The next line of code
auxInitDisplayMode(AUX_SINGLE | AUX_RGBA);
tells the AUX library what type of display mode to use when creating the window. The flags here tell it to use a single-buffered window (AUX_SINGLE) and to use RGBA color mode (AUX_RGBA). A single-buffered window means that all drawing commands are performed on the window displayed. An alternative is a double-buffered window, where the drawing commands are actually executed to create a scene off screen, then quickly swapped into view on the window. This is often used to produce animation effects and will be demonstrated later in this chapter. RGBA color mode means that you specify colors by supplying separate intensities of red, green, and blue components (more on color modes in Chapter 8).
After setting the display mode, you need to tell the AUX library where to put the window and how big to make it. The next line of code does this:
The parameters represent the upper-left corner of the window and its width and height. Specifically, this line tells the program to place the upper-left corner at coordinates (100,100), and to make the window 250 pixels wide and 250 pixels high. On a screen of standard VGA resolution (640 x 480), this window will take up a large portion of the display. At SuperVGA resolutions (800 x 600 and above), the window will take less space even though the number of pixels remains the same (250 x 250).
Here is the prototype for this function:
auxInitPosition(GLint x, GLint y, GLsizei width, GLsizei height);
The GLint and GLsizei data types are defined as integers (as described in the earlier section about data types). The x parameter is the number of screen pixels counted from the left side of the screen, and y is the number of pixels counted down from the top of the screen. This is how Windows converts desktop screen coordinates to a physical location by default. OpenGL’s default method for counting the x coordinate is the same; however, it counts the y coordinate from bottom to top—just the opposite of Windows. See Figures 3-3 and 3-4.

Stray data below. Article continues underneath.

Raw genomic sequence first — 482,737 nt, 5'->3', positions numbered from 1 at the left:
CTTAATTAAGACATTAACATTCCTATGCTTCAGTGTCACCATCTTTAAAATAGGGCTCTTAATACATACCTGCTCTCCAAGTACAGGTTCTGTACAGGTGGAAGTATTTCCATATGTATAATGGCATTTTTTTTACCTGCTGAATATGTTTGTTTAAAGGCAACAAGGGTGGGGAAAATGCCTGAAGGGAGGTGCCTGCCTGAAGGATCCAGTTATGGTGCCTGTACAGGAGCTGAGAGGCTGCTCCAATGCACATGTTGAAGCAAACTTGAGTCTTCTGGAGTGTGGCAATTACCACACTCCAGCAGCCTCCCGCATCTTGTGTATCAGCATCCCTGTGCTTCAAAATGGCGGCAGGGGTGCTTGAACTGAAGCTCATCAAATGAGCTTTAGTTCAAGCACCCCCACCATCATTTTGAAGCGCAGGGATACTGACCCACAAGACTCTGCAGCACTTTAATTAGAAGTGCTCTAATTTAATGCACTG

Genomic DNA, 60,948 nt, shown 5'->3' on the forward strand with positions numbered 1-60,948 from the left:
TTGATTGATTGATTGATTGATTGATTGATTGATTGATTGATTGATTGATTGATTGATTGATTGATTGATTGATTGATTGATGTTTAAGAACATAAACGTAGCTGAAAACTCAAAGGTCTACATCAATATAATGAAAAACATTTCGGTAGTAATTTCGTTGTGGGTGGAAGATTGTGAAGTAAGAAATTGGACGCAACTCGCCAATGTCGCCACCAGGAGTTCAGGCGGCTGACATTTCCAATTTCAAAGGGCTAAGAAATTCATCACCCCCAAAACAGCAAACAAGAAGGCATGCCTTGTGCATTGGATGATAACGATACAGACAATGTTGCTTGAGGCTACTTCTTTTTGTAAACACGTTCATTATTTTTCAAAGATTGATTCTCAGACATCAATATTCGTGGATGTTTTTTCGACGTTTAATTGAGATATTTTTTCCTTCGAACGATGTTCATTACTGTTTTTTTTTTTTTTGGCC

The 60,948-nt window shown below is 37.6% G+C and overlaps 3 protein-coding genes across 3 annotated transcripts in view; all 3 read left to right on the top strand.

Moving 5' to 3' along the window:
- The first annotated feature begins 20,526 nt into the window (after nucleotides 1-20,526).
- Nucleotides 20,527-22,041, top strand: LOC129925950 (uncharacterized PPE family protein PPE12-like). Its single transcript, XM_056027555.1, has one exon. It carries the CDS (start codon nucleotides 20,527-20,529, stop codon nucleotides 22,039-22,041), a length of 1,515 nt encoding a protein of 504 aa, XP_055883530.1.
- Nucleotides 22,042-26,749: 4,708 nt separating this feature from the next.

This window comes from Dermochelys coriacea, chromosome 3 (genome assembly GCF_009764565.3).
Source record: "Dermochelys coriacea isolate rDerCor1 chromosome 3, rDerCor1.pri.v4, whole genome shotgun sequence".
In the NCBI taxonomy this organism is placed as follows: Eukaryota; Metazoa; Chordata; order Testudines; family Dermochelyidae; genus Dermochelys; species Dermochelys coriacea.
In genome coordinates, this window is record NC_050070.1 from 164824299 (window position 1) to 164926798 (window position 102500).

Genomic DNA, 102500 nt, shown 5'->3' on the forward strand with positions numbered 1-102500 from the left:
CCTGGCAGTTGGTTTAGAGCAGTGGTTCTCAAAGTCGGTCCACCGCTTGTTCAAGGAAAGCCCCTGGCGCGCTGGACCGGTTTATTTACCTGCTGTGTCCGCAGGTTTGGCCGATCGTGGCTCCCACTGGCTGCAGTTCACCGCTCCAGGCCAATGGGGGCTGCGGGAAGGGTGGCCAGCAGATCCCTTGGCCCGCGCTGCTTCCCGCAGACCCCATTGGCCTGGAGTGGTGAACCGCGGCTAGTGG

The last call to the AUX library actually creates the window on the screen. The code
auxInitWindow("My first OpenGL Program");
creates the window and sets the caption to “My first OpenGL Program.” Obviously, the single argument to auxInitWindow is the caption for the window title bar. If you stopped here, the program would create an empty window (black background is the default) with the caption specified, and then terminate, closing the OpenGL window immediately. The addition of our last getch() prevents the window from disappearing, but still nothing of interest happens in the window.
The three lines of code we’ve looked at so far from the AUX library are sufficient to initialize and create a window that OpenGL will draw in. From this point on, all OpenGL commands and function calls will operate on this window.
The next line of code
glClearColor(0.0f, 0.0f, 1.0f, 0.0f);
is your first real OpenGL function call. This function sets the color used when clearing the window. The prototype for this function is
void glClearColor(GLclampf red, GLclampf green, GLclampf blue, GLclampf alpha);
GLclampf is defined as a float under most implementations of OpenGL. In OpenGL, a single color is represented as a mixture of red, green, and blue components. The range for each component can vary from 0.0 to 1.0. This is similar to the Windows specification of colors using the RGB macro to create a COLORREF value. (See the Windows95 API Bible from Waite Group Press for details.) The difference is that in Windows each color component in a COLORREF can range from 0 to 255, giving a total of 256 x 256 x 256—or over 16 million colors. With OpenGL, the values for each component can be any valid floating-point value between 0 and 1, thus yielding a theoretically infinite number of potential colors. Practically speaking, OpenGL represents colors internally as 32-bit values, yielding a true maximum of 4,294,967,296 colors (called true color on some hardware). Thus the effective range for each component is from 0.0 to 1.0, in steps of approximately .00006.
Naturally, both Windows and OpenGL take this color value and convert it internally to the nearest possible exact match with the available video hardware and palette. We’ll explore this more closely in Chapter 8.